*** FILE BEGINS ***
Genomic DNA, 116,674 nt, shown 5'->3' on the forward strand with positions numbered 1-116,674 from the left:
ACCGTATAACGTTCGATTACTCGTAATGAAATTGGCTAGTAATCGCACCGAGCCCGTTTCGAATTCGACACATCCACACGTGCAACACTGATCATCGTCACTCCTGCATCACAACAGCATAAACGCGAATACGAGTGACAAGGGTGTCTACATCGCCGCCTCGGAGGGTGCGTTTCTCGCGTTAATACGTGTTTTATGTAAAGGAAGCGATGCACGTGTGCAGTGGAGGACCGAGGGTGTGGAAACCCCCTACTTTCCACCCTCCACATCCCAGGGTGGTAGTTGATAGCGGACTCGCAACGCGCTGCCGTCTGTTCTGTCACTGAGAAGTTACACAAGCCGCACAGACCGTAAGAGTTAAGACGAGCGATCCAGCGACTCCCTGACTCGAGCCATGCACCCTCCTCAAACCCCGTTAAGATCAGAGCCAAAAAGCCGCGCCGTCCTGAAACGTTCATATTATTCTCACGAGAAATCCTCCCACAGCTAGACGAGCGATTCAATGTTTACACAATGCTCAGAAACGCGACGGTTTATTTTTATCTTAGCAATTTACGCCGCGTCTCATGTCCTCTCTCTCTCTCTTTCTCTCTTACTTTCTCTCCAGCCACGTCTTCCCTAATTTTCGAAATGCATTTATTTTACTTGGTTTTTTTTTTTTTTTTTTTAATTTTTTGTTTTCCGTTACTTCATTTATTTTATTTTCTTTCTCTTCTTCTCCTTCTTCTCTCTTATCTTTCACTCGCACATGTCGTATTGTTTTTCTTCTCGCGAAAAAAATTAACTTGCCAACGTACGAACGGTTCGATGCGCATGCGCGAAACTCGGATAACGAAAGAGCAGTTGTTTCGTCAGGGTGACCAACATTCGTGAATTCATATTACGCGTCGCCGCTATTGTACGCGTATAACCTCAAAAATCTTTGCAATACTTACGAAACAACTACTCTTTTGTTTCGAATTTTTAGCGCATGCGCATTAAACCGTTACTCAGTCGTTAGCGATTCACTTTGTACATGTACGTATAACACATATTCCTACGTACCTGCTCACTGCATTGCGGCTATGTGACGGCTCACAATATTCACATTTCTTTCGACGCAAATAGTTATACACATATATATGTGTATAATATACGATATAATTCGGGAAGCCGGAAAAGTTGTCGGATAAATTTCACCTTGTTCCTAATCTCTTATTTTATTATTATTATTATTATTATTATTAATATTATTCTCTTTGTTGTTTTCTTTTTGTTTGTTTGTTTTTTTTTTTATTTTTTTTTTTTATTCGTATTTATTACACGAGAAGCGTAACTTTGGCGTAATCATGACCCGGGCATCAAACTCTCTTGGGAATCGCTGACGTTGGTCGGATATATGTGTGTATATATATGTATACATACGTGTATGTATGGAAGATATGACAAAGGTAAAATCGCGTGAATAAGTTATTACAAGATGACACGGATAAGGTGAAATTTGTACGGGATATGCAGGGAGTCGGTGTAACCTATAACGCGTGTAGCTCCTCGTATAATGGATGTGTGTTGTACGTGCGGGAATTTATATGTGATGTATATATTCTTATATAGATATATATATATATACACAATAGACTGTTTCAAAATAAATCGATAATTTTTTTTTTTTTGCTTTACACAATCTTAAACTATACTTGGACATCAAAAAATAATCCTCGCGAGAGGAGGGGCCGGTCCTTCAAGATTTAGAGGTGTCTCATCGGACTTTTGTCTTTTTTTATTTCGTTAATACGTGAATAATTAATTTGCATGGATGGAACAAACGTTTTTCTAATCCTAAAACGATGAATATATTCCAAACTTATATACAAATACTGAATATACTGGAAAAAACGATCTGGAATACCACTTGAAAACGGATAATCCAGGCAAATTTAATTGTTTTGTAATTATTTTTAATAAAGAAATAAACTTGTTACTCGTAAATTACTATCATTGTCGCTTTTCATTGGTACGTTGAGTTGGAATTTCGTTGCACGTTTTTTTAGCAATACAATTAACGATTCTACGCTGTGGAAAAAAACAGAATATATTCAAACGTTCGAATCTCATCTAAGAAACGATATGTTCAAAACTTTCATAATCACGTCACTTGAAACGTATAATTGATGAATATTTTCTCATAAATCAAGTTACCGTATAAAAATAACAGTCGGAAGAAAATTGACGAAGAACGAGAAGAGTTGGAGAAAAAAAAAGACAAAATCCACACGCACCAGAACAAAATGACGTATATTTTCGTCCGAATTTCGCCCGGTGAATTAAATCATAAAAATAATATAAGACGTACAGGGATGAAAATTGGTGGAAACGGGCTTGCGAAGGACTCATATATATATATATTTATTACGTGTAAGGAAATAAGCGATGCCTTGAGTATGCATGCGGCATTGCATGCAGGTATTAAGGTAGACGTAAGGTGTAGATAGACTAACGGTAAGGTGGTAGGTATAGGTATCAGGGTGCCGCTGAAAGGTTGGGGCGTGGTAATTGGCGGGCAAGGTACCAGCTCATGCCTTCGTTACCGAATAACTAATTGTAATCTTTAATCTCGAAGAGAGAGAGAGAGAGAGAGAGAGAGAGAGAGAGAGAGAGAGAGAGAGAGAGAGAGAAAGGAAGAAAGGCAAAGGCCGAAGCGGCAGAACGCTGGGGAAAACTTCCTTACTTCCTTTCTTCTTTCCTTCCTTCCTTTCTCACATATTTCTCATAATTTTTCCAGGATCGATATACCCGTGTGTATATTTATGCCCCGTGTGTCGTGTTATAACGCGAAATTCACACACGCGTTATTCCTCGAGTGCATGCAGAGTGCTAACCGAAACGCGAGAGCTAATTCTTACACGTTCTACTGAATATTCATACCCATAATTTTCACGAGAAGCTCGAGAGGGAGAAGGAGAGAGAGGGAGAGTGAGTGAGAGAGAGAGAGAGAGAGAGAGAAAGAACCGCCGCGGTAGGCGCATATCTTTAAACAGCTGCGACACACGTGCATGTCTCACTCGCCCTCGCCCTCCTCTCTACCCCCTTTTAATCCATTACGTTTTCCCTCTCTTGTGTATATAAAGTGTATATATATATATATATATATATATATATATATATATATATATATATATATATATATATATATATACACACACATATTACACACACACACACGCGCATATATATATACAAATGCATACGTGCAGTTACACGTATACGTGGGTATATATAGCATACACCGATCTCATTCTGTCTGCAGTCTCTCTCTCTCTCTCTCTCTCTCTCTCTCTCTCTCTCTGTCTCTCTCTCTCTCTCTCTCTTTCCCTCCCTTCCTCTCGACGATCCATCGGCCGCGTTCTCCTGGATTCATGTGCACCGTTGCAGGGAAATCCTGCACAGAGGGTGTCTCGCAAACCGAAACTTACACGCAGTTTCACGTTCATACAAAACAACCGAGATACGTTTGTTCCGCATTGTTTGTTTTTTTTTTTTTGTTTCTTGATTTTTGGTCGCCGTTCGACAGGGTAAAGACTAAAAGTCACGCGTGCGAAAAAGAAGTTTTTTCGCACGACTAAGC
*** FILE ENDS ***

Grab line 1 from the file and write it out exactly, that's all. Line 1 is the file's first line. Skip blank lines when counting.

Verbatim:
Genomic DNA, 116,674 nt, shown 5'->3' on the forward strand with positions numbered 1-116,674 from the left: